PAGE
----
By Steven Bayne, Aggreko
Maintaining and updating aging power distribution infrastructure can create a huge strain on utility resources, with maintenance of transmission lines often running into hundreds of thousands of dollars per kilometer.
Rural power distribution brings with it a specific set of challenges. The length of distribution lines and their susceptibility to the elements create maintenance problems across large sections of the grid, and the cost of higher-voltage lines means replacing them is an expensive operation.
Rural electrification is not a niche issue globally. It is estimated that seven out of eight rural Sub-Saharan Africans do not have access to electricity at all, alongside as many as 300 million people in India. Of course, many more face poor quality electric power across the globe-it is not just a “developing nation” issue.
Utilities that distribute power to rural customers need to find a balance between the cost of supplying electricity and the value of maintaining permanent infrastructure.
Preventing widespread power failure and protecting reliability, is the No. 1 concern of most electric utilities. The power industry plays a vital role in determining quality of life, generating jobs and developing growth.
The weather plays a crucial role, too. Line failures, disruptions and critical equipment damage caused by storms and extreme weather conditions all play a part in rural power infrastructure management. Add to this decreasing voltage levels along distribution lines and reduced reliability as they wear out, and utilities face huge costs simply to maintain the status quo, let alone to overcome issues that can cause havoc for end users in remote locations.
Not addressing these concerns can lead to a collapse of power infrastructure in rural communities-and often investment is at the heart of the matter.
For example, Nigeria has lost around 50 percent of its aging power generation, transmission and distribution infrastructure because it has not been maintained, upgraded or replaced. This is according to a Nov. 3, 2015, Vangard (a Nigeria-based media company) report.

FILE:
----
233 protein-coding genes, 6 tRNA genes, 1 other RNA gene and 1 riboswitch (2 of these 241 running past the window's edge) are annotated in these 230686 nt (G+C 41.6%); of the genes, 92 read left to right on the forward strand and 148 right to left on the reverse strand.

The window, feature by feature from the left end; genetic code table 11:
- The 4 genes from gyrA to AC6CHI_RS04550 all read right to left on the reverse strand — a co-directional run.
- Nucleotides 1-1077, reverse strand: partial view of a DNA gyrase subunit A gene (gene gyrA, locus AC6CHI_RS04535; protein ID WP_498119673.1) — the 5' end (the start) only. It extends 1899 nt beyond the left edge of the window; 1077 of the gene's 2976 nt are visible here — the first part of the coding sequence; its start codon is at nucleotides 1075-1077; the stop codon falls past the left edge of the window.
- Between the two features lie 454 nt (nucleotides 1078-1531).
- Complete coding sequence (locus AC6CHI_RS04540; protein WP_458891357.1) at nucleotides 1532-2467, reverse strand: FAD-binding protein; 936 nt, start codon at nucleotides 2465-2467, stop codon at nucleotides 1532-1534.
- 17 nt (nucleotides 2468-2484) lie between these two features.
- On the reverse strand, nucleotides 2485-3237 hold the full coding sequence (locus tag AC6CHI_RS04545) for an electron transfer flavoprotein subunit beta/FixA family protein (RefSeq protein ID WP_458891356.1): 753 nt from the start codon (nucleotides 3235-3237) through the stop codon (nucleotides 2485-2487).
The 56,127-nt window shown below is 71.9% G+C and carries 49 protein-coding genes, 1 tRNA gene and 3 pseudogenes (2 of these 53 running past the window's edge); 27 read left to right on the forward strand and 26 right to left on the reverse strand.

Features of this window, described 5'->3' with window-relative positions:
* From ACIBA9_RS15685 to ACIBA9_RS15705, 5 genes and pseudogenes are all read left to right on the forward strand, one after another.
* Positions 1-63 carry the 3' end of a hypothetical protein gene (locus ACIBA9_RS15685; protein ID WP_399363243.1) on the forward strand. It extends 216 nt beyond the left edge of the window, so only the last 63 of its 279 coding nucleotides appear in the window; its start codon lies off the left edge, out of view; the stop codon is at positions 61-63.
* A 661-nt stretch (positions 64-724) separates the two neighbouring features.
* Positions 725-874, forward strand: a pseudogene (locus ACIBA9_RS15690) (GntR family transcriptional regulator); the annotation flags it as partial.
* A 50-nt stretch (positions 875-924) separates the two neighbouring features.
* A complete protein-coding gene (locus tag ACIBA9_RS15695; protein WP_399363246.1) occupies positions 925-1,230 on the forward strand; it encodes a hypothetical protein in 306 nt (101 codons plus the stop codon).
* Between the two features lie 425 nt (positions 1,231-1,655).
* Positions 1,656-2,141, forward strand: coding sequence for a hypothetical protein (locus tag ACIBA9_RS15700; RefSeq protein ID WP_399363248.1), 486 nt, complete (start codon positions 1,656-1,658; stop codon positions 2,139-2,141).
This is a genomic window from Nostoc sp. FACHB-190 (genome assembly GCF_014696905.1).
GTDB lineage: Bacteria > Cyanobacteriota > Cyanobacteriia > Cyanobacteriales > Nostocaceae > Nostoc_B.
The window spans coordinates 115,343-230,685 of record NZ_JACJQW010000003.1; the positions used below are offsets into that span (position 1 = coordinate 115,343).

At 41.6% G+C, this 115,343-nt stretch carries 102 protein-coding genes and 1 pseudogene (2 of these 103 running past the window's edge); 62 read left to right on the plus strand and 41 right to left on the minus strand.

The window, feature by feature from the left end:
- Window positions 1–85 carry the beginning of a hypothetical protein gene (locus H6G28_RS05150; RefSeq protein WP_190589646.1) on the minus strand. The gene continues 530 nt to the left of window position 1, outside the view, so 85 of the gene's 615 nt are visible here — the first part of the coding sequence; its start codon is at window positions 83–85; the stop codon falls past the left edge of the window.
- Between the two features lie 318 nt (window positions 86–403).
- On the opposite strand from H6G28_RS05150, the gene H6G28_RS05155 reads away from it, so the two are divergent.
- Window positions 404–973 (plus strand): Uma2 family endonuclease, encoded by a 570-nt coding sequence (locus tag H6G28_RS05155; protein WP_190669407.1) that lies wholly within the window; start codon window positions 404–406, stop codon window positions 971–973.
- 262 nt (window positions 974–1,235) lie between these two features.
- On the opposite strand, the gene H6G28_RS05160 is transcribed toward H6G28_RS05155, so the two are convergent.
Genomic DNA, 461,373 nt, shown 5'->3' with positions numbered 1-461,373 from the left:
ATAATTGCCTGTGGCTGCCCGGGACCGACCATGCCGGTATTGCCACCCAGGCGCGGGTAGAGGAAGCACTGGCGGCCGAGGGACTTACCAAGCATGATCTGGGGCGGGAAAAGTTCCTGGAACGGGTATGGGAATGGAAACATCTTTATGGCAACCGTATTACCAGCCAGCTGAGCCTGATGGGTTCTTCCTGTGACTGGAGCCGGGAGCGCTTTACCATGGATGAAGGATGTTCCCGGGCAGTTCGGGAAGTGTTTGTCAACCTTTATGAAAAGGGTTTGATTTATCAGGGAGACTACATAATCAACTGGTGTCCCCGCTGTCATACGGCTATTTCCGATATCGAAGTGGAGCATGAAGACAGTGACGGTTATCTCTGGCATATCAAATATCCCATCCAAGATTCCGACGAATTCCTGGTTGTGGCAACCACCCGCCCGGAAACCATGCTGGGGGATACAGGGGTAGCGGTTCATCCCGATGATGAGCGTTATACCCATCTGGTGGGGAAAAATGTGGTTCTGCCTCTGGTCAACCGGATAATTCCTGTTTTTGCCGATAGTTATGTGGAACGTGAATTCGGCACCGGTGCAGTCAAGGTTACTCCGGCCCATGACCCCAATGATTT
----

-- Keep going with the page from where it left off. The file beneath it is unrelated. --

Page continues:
About half of Nigeria’s population lives in rural communities and the lack of electricity in these rural areas is a major problem. A poster paper titled “Rural Electrification Infrastructure Development in Nigeria Using 0n-Grid and Off-Grid Sources” presented by Kelechi Eke at the 2014 World Engineering Conference on Sustainable Infrastructure held in Abuja-Nigeria, covered Nigeria’s rural electrification problems.
Eke said experts believed providing electricity in rural areas would catalyze the growth of agricultural industries, which would help curb some of the wider socio-economic issues Nigeria faces. The lack of investment in that infrastructure, however, has instead contributed to Nigeria’s problems.
To deal with these concerns, utility companies are starting to look at the bigger picture. What’s the economic impact of rural power distribution? Where are the pinch points both to the cost of maintaining the line and to the end user in losing the line? What are the alternative solutions to laboriously maintaining extremely expensive, lengthy and aging distribution lines into rural areas?
Reducing both the cost of supply and consequently the cost of electricity consumption is the end game. But looking at the wider implications can also lead to the establishment of entirely new energy markets.
Peru is a good example. It has one of the world’s fastest growing economies and is rich in energy resources. With vast rural forestlands, Amazonian plains and enormous mountain ranges, however, poverty is deepest and most common among people living in these remote rural areas.